September 6, 2018 at 1:46 p.m.

2016 fatality motivates changes to state law

2016 fatality motivates changes to state law
2016 fatality motivates changes to state law

The second anniversary September 9 of a crash, that took the life of a young girl, is going to be another tough one for her mom and dad, Pat and Ginger Larson, of rural Shafer.  They are working their way out of two tragedies-- their daughter’s senseless death at the age of 11 and the anguish of being let down by the justice system.
 
The Larsons can’t turn back the clock and make their family whole;  but they have decided they want to see something done legislatively with the goal of eliminating the painful process they endured.

There is a  four way intersection at County 20 and 9 between Almelund and Center City, that has four all-way stop signs now.  This extra safety measure was implemented not long after the Larson’s daughter died at that location in 2016.    

When Brooklyn sustained fatal injuries this crossroad was a two way stop. A local man, 56,  driving a Ford Explorer missed the stop sign while eastbound on #20 and smashed into the Chevrolet Cruz that Brooklyn was riding in.  

He was ticketed for failing to stop and paid a fine of less than $150.  His legal liability was discharged after paying the ticket immediately after receiving notice by mail.
Chisago County Victim Witness Coordinator Wendy Stenberg said she had awaited the results from the state patrol accident reconstruction team which  took nine months to complete.

Upon checking the status prosecutors realized this case was part of a legal mis-communication. This was closed-out as a “payable” misdemeanor.  

Staff tried to connect with the driver and set up a restorative listening session among the parties, using an independent mediator.  “It didn’t go anywhere,” Stenberg said.
The Larsons really don’t have any desire to persecute the driver of the other car.  

They now just want to explain their efforts moving forward on whatever needs to happen to fine-tune the reckless-careless driving law.  If it didn’t work for them it’s certain to fail somebody else.

Pat recalls, “It was like a kick in the gut,” when he heard the case went through as a simple ticket.  “It was like they didn’t place any importance on our daughter’s life.”

Emotional chemistry transpires in courtrooms when offenders own-up to damages that their actions set in motion.  Victims get the opportunity to confront or absolve an offender, and get to describe how the incident impacted their lives.  Generally the outcome is a greater understanding on both sides.
Ginger Larson explained that she didn’t even get to tell Brooklyn’s life story to the court, as brief as it was.  

“I just wanted to hear an apology,” she added.

Chisago County Victim Witness Coordinator Stenberg said this frustrated everyone in the county attorney division.  “But there was no mechanism to require the driver to come into court.”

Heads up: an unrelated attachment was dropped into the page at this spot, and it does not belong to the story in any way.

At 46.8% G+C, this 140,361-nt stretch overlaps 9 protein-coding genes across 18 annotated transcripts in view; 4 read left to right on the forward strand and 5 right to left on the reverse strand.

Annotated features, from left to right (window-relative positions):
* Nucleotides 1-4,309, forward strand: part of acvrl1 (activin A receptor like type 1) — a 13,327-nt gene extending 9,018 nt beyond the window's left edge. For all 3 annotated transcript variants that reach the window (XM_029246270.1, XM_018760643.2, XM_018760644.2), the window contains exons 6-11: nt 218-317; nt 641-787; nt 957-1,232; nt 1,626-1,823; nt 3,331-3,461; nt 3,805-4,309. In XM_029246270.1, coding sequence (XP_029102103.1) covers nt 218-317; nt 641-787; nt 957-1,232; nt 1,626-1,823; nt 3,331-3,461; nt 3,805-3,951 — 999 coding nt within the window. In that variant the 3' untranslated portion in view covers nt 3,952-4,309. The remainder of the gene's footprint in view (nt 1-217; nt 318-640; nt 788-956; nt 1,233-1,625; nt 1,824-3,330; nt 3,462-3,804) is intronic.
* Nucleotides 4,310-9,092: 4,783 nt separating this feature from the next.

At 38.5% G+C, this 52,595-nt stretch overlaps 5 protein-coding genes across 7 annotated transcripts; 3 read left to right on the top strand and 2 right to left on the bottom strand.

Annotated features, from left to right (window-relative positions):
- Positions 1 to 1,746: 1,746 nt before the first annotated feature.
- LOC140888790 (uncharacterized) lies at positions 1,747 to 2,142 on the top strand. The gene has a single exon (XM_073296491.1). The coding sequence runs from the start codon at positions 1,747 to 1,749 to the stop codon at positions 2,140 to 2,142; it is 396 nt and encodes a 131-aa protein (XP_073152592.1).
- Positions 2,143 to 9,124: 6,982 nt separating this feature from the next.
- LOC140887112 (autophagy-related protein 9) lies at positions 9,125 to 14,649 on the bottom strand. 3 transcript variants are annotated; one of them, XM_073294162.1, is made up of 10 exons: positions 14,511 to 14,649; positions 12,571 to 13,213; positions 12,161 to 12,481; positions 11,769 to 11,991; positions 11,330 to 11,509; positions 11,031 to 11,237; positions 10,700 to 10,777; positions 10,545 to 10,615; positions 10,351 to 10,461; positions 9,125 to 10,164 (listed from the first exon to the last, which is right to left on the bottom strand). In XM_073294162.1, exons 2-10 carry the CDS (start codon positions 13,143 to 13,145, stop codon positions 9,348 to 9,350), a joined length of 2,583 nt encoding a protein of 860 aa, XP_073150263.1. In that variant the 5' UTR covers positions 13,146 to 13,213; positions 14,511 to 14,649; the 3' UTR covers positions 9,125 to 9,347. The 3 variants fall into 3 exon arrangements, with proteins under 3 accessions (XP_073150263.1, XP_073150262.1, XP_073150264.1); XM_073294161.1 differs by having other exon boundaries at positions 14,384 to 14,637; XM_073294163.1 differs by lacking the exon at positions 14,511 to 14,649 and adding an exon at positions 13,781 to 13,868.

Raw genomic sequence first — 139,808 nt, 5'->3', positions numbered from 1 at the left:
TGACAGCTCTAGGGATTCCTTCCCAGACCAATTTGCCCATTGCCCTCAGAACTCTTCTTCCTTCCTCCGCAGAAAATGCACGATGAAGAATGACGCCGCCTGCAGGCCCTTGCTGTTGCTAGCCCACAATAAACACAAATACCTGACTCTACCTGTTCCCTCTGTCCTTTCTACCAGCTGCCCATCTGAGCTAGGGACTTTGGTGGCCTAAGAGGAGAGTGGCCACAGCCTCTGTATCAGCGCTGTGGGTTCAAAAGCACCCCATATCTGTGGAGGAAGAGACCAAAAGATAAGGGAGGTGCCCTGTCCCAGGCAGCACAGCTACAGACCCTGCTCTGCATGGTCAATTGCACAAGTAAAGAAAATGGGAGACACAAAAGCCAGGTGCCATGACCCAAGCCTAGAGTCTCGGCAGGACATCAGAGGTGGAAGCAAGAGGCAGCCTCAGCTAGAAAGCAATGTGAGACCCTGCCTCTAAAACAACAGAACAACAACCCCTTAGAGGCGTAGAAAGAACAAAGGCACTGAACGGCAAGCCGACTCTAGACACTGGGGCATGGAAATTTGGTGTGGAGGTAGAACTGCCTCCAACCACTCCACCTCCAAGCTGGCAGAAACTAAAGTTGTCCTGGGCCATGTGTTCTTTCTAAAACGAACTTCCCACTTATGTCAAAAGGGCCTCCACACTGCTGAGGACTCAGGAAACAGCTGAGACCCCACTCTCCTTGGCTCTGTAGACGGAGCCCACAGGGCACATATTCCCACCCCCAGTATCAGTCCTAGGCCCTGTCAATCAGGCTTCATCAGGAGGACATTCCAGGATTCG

Hopefully this is part of what state lawmakers will change.  

Enter MN House member Bob Dettmer, whose House district includes part of Chisago County, Forest Lake and southward.

Brooklyn’s dad wrestled for Coach Dettmer with the Forest Lake Rangers.  Ginger had Dettmer as a teacher. He told a reporter that he hears from past students and athletes all the time --but when the Larsons reached out he was truly touched.

Dettmer explained in a phone interview, “The key thing is to make sure this doesn’t happen again.” Brooklyn’s life was not honored in the reckless driving misdemeanor-gross misdemeanor process existing now, and Rep. Dettmer is looking forward to addressing that.

He is eager to draft legislation, a stand alone bill, he said, not one that’s a piece of a huge omnibus action,  to amend the relevant statutes.
He will ask the Larsons to testify and he will find a co-sponsor to carry the measure in the Senate.

He has met over the summer with local county officials and he will probably ask the county attorney to testify in St. Paul too.

The process of handling growing numbers of incidents of distracted driving resulting in loss of life, needs to change, he believes.

Stenberg explained that “...just because there is a death” -- prosecutors don’t have the authority to automatically enhance charges in fatal crashes.  

Based on a blood draw done at the hospital, there was no use of drugs or alcohol by the driver.   “And we couldn’t prove anything else in connection,” she added.

This inability to pursue serious charges is another part of what needs to change.  The county can only do what it is enabled to do under state law.

A refresher session was held for law enforcement this summer on ticketing and the importance of a very deliberate response at any accident scene.  The county attorney created a new charging policy where attorneys write and file their own complaint in cases where a death occurs.  

This is the result of an acknowledged mis-step on the part of law enforcement. The “endangerment box” on the accident ticket form for this crash-- which gets submitted to court administration-- had not been checked off.   With the box empty this violation was processed as a “payable offense.”

Dettmer told a reporter that a favorite thing he gets to do is walk with visiting students through the capitol on their field trips-- reminding them how the system here “...may not be perfect but it is the best in the world.”  

The Larsons will be able to weigh in on that once they see a new law, with Brooklyn’s name attached, on the governor’s desk.
 





 







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